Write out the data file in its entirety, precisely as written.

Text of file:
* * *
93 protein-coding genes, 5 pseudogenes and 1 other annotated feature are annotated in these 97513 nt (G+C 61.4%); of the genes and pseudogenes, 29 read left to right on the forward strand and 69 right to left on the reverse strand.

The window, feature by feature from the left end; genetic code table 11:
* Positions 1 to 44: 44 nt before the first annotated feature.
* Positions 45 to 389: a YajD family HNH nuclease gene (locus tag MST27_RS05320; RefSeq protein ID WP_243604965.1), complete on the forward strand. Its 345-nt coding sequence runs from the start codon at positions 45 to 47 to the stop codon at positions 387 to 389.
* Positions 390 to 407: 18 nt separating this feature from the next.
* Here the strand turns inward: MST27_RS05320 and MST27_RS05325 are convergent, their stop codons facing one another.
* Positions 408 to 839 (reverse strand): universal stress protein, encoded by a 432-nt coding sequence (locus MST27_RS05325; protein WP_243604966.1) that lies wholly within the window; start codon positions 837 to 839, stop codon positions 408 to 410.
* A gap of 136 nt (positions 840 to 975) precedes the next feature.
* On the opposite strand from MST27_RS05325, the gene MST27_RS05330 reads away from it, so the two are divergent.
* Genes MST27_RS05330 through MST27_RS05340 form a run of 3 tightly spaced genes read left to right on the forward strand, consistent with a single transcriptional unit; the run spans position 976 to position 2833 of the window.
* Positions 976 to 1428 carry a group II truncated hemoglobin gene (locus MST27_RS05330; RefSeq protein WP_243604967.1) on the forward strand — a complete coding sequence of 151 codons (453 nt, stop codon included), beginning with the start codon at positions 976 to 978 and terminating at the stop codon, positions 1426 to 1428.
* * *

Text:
93 protein-coding genes, 5 pseudogenes and 1 other annotated feature are annotated in these 97513 nt (G+C 61.4%); of the genes and pseudogenes, 29 read left to right on the forward strand and 69 right to left on the reverse strand.

The window, feature by feature from the left end; genetic code table 11:
* Positions 1 to 44: 44 nt before the first annotated feature.
* Positions 45 to 389: a YajD family HNH nuclease gene (locus tag MST27_RS05320; RefSeq protein ID WP_243604965.1), complete on the forward strand. Its 345-nt coding sequence runs from the start codon at positions 45 to 47 to the stop codon at positions 387 to 389.
* Positions 390 to 407: 18 nt separating this feature from the next.
* Here the strand turns inward: MST27_RS05320 and MST27_RS05325 are convergent, their stop codons facing one another.
* Positions 408 to 839 (reverse strand): universal stress protein, encoded by a 432-nt coding sequence (locus MST27_RS05325; protein WP_243604966.1) that lies wholly within the window; start codon positions 837 to 839, stop codon positions 408 to 410.
* A gap of 136 nt (positions 840 to 975) precedes the next feature.
* On the opposite strand from MST27_RS05325, the gene MST27_RS05330 reads away from it, so the two are divergent.
* Genes MST27_RS05330 through MST27_RS05340 form a run of 3 tightly spaced genes read left to right on the forward strand, consistent with a single transcriptional unit; the run spans position 976 to position 2833 of the window.
* Positions 976 to 1428 carry a group II truncated hemoglobin gene (locus MST27_RS05330; RefSeq protein WP_243604967.1) on the forward strand — a complete coding sequence of 151 codons (453 nt, stop codon included), beginning with the start codon at positions 976 to 978 and terminating at the stop codon, positions 1426 to 1428.